I can’t even begin to tell you all the things I’ve sucked at this year. It’s only May 13 and I’ve already failed at: 1. training for a marathon (I dropped to the half), 2. keeping a writing schedule (I only wrote for 15 hours total spring semester), and 3. getting estimates (I need someone to paint my house, please? Don’t make me beg? I’ve left, like, 20 voicemails).
Lucky for me, I know some over-achievers who take pity on me. One is my friend Kaylee, who recently sent me an article about a book that turned out to be the perfect book to start reading on Day 1 of my 30-Day Challenge to Stop Sucking So Much.
It’s called Daily Rituals: How Artists Work, by Mason Currey, and it describes the creative lives of 161 people including artists, authors, poets, and composers. I’m really enjoying reading it because it displays such a wide variety of routines. You have your morning people and your night owls. You have those who work for 8 hours and those who tap out at 2. You have your drinkers, your smokers, your amphetamine-takers–you even have one writer who was most creative while fondling his genitals.
No matter the routine, (strange or somber), it’s described here in a way that helps me visualize a day in the life of many of the creatives I most admire.
Reading these accounts not only makes me feel better about some of my own strange habits (none of them nude!), it also gives me some ideas about what might help me be more productive. While I don’t think I’ll start using Corydrane, as Jean-Paul Sartre did in spades–nor will I start doing headstands, one of Igor Stravinsky’s methods of getting “un-blocked,”–nor will I start using potent herbal laxatives, as Louis Armstrong advocated, I do have a few lessons to take away: such as a lighter lunch and a scheduled nap time.
Today I’m starting a 5-week Writer’s Retreat and I need to perfect my own rituals so that I can get the most out of the time ahead of me. I want to finish 2 books: a book of poems and a memoir. And to do that I need to get down to business. So I wrote a little entry of my own, mirroring the 161 in the book. Let’s see if my Daily Rituals will help me succeed.
Patricia Murphy (1970-)
Murphy devoted much of her life and energy to being a teacher and editor. During the academic year she struggled to find time to write, which nearly ruined her self esteem and made her feel like a failure as a writer. During the summers she often agreed to teach additional classes, perhaps to self-sabotage her writing efforts.
When she did get a summer to devote to writing, she was very disciplined. She awoke every morning at 5 am and drank coffee while reading and chatting with her life partner John. At 6 am she exercised–either going for a run in South Mountain park, or attending fitness classes at The Hub, where she enjoyed the social benefits of working out with a peer group. Back home, she drank a fruit smoothie with spinach, berries, banana, pineapple, and mango. Then she did a 15 minute stretching routine and took a shower and dressed.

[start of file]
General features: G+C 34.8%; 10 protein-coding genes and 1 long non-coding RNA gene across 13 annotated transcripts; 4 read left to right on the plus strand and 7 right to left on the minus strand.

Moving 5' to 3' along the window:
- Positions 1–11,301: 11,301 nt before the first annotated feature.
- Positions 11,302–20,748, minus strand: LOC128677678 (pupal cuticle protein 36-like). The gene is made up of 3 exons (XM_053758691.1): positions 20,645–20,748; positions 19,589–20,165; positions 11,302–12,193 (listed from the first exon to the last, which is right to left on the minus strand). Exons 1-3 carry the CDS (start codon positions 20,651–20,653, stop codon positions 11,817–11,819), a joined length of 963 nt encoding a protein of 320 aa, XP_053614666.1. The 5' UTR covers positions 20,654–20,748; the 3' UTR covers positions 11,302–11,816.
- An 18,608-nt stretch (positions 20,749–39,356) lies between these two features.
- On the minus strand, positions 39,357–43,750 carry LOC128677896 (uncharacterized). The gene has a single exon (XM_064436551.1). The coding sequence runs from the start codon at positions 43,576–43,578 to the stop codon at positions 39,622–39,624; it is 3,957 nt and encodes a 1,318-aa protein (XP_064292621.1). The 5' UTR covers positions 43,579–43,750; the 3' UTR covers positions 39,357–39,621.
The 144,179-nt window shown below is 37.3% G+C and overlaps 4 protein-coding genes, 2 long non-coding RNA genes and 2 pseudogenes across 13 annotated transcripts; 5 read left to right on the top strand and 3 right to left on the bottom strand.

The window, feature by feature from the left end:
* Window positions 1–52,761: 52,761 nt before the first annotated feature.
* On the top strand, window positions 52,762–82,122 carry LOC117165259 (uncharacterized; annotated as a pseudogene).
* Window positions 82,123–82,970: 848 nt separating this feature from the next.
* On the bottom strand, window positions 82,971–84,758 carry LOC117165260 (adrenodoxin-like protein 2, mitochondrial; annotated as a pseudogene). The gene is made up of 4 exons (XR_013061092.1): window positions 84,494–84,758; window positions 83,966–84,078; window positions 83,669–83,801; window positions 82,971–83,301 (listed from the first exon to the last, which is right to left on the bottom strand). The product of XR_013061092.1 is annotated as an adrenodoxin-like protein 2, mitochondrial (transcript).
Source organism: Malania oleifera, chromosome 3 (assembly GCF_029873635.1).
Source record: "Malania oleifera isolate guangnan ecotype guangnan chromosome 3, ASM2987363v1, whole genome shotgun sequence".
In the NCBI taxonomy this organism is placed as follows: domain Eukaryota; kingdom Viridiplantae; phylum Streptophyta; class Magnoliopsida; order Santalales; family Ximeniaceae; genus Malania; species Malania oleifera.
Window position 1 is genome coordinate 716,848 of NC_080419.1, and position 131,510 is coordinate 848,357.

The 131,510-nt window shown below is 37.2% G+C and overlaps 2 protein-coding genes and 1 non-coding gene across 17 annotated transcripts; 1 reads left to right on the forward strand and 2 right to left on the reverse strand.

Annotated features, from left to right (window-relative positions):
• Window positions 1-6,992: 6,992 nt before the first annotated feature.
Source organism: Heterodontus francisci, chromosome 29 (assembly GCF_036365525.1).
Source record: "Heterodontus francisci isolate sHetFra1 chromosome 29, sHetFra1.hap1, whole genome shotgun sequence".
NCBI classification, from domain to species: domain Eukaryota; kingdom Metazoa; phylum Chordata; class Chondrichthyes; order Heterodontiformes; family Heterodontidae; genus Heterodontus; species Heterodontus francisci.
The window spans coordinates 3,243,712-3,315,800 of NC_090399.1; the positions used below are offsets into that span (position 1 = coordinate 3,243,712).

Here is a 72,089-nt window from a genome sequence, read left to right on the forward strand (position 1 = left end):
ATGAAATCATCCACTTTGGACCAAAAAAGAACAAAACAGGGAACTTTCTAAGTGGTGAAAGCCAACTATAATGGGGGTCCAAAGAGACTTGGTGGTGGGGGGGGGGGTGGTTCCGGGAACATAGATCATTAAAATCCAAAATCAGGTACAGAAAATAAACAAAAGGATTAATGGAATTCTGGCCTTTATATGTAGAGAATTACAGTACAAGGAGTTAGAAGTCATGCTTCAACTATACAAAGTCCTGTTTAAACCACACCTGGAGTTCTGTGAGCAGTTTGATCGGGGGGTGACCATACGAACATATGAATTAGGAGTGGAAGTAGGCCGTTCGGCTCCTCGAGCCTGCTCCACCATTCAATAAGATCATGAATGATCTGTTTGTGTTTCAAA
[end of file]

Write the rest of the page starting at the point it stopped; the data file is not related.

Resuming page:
Finally at the computer by 8 am, she read her journal from the previous day’s work, and started composing the current day’s journal entry. Murphy was a life-long journaler, and reflecting on her process and product helped her to perfect her routines and spend energy wisely. After journaling, she would read for 20 minutes to an hour, then start the composing for the day. Perhaps as a carry-over from her hobby as a runner, she used tools such as timers and spreadsheets to help her keep track of pace and tasks. She always composed using two computers–one open to her writing in Scrivener, and one open to a spreadsheet with lists of themes, characters, titles, wordcounts, etc. She might have missed her calling as an accountant.
While at her desk, with a clear view of her beloved South Mountain, she guzzled water and had to get up often to pee. By 11 am she was ready for a snack, which usually consisted of a big kale salad with chick peas, avocado, pomegranate seeds, blueberries, and sesame seeds. She liked to keep her meals under 400 calories, otherwise she would fall straight to sleep.
Back to the computer by noon, she completed another 3 hour writing session–moving between her journal, her spreadsheet, her poetry, and her memoir. Whenever she needed inspiration, she would grab a book and read for 20 minutes or so. At 3 pm she ate another snack of lots of fruit and vegetables and toast, and then she tended to give in to a nap with her beautiful Vizslas who were always herding her to the bed with their sleepy eyes and droopy ears. She could fall asleep like a champ once her head hit the pillow. She slept like the dead for 20-30 minutes and woke up feeling ready to go.
After the nap she answered email or managed household necessities until John returned from work at around 5:30 pm. Once John arrived they spent the evening together: chatting, reading, walking the dogs, watching a TV show, running errands, playing Scrabble, cooking, eating dinner, drinking a beer, or taking a dip in the pool. Between 8 and 8:30 they headed to bed to read, usually falling fast asleep by 9 pm.
Now let’s see if that helps. What are your successful daily rituals?